🔼The name Haruphite in the Bible
The ethnonym Haruphite occurs only once in the Bible. It's assigned to Shephatiah the Haruphite, who was among the mighty-men who joined David at Ziklag (1 Chronicles 12:5). The traditional text of this verse spells this ethnonym as חרופי but the learned Masoretes, who worked in the second half of the first millennium AD, considered this spelling erroneous and suggested that it really should have been written as חריפי, which is how it became spelled as such in the standard Hebrew Bibles of today.
If the Masoretes were right then the ethnonym Haruphite may have been derived from the name Hariph, and recent scholars have proposed that this Hariph might be the same as the one mentioned by Nehemiah as one of the patriarchs whose offspring made it back from Babylon (Nehemiah 7:24).
This is of course possible but entirely conjectural. A Haruphite may come from any patriarch called Hariph or Hareph, or from a town named such. Haruphite may not even be proper ethnonym but a common adjective used as a nickname.
🔼Etymology of the name Haruphite
The name Haruphite comes from either of the roots חרף (harap). The final י (yod) upon which our name ends is the mark of the adjective (which is the common format of an ethnonym):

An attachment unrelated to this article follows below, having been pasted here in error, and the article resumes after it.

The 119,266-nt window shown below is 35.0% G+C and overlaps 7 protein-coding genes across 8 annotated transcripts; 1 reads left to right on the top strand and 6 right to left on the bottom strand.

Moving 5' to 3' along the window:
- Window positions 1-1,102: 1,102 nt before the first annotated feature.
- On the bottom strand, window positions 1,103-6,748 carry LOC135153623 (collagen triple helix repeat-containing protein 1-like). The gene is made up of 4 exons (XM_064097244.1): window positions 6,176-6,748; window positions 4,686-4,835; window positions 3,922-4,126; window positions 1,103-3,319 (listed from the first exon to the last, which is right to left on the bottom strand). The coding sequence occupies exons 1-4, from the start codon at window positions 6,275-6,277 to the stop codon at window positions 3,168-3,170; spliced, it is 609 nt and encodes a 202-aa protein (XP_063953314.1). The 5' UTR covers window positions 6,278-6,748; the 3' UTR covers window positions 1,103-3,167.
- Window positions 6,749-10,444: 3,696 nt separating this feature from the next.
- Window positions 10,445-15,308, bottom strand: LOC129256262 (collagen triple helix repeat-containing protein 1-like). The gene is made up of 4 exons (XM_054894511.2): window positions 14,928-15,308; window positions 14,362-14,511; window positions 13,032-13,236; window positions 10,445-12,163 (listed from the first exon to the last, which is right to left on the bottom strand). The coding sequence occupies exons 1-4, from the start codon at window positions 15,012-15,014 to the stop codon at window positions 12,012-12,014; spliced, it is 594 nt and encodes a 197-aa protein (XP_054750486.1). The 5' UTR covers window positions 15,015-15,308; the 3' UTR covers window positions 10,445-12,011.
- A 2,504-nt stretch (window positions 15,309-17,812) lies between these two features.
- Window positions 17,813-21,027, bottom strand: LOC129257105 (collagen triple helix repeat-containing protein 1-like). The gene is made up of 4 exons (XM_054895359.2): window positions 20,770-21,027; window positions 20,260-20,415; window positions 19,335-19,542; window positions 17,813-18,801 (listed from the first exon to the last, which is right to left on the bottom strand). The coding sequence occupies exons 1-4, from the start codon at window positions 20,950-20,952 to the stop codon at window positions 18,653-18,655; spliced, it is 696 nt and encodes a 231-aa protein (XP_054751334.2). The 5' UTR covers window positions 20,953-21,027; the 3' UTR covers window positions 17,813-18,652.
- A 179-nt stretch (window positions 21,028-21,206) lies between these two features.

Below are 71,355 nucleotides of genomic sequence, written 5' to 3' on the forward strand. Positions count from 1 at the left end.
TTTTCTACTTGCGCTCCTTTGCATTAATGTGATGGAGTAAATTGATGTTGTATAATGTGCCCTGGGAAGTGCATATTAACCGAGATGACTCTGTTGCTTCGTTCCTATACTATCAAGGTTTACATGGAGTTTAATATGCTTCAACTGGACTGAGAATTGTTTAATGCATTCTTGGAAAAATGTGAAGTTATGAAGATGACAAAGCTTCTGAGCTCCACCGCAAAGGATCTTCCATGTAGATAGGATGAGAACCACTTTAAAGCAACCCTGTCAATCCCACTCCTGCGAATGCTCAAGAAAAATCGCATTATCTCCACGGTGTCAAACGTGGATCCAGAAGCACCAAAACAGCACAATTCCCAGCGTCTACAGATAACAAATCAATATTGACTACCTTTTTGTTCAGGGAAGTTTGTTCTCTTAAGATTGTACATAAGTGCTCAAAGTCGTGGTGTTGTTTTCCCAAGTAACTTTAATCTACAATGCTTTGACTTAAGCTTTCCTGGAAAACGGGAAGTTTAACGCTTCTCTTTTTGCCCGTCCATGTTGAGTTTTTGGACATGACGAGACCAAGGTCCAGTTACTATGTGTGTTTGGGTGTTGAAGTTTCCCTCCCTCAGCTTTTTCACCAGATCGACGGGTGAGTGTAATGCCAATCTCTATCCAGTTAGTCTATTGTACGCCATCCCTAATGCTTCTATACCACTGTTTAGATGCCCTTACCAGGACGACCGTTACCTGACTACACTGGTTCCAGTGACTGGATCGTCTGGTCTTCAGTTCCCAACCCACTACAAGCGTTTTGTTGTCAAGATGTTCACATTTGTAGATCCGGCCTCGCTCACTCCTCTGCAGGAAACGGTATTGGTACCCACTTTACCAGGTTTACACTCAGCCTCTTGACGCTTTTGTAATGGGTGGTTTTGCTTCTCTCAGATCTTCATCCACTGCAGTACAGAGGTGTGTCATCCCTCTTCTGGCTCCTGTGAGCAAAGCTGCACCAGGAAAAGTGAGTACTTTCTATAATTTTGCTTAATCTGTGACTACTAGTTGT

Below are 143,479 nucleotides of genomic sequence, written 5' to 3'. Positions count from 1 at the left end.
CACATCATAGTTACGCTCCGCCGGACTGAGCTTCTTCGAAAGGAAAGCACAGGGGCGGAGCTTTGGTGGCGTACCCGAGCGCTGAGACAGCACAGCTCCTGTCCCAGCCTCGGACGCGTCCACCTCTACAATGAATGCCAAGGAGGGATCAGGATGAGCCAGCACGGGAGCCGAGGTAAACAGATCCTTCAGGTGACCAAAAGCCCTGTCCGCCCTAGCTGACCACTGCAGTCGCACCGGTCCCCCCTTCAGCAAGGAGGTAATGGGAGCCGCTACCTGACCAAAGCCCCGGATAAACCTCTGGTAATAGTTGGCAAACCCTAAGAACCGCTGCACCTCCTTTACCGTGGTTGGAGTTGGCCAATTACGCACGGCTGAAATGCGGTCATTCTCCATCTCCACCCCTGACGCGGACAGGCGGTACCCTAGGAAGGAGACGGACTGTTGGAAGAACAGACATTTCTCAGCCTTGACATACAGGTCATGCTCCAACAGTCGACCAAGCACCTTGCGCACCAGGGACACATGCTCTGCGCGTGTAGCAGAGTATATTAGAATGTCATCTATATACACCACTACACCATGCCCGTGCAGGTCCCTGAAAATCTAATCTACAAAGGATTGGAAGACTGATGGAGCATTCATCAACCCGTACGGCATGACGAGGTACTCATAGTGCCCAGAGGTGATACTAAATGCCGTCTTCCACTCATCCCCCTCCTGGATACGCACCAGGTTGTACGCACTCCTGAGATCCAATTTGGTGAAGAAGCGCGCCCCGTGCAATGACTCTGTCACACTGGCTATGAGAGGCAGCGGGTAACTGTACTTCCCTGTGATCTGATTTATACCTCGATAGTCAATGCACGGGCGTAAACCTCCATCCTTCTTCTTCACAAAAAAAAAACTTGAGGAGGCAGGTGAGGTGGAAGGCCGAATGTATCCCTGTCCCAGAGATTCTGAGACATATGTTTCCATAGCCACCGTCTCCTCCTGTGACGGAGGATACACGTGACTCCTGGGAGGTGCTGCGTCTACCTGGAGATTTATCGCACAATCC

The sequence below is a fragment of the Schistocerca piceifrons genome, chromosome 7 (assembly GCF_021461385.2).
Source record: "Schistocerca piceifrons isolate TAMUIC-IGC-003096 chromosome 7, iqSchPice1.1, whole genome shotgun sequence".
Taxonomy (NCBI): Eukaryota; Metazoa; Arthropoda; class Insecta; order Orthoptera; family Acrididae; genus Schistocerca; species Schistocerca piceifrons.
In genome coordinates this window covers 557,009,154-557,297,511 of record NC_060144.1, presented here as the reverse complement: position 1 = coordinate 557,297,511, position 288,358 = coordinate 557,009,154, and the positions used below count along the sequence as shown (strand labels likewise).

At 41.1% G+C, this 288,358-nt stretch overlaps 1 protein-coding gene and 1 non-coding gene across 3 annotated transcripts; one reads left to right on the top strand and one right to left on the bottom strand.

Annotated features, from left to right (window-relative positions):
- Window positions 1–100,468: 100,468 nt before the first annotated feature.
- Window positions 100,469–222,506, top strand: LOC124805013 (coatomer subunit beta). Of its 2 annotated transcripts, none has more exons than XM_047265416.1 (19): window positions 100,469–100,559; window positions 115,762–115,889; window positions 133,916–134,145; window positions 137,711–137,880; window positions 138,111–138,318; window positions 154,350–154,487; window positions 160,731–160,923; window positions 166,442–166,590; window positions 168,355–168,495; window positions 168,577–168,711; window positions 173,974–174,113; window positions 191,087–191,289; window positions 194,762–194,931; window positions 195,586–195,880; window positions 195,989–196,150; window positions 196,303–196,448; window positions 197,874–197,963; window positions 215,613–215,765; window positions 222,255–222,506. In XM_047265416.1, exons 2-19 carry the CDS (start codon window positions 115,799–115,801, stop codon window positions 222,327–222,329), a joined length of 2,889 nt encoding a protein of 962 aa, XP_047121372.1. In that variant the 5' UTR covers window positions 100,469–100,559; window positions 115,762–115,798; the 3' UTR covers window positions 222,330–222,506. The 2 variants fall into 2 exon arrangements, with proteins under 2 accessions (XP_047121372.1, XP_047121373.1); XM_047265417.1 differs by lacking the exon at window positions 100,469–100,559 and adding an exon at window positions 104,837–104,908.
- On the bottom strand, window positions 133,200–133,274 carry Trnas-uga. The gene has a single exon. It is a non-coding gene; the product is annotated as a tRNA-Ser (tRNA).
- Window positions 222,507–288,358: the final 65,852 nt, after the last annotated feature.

For a meaning of the name Haruphite, NOBSE Study Bible Name List resolutely refers to the Hariph mentioned in Nehemiah 7:24 (and NOBSE translates that name rather liberally as Autumn Rain; see our article on that name for a discussion of that).
Jones' Dictionary of Old Testament Proper Names points towards Hareph and translates Haruphite identically, as Mature, which considers the "maturity" of a ripe harvest, which is also rather liberal.
BDB Theological Dictionary does not offer an interpretation of our name but does list it under the verb the verb חרף (harap), meaning to pluck or gather.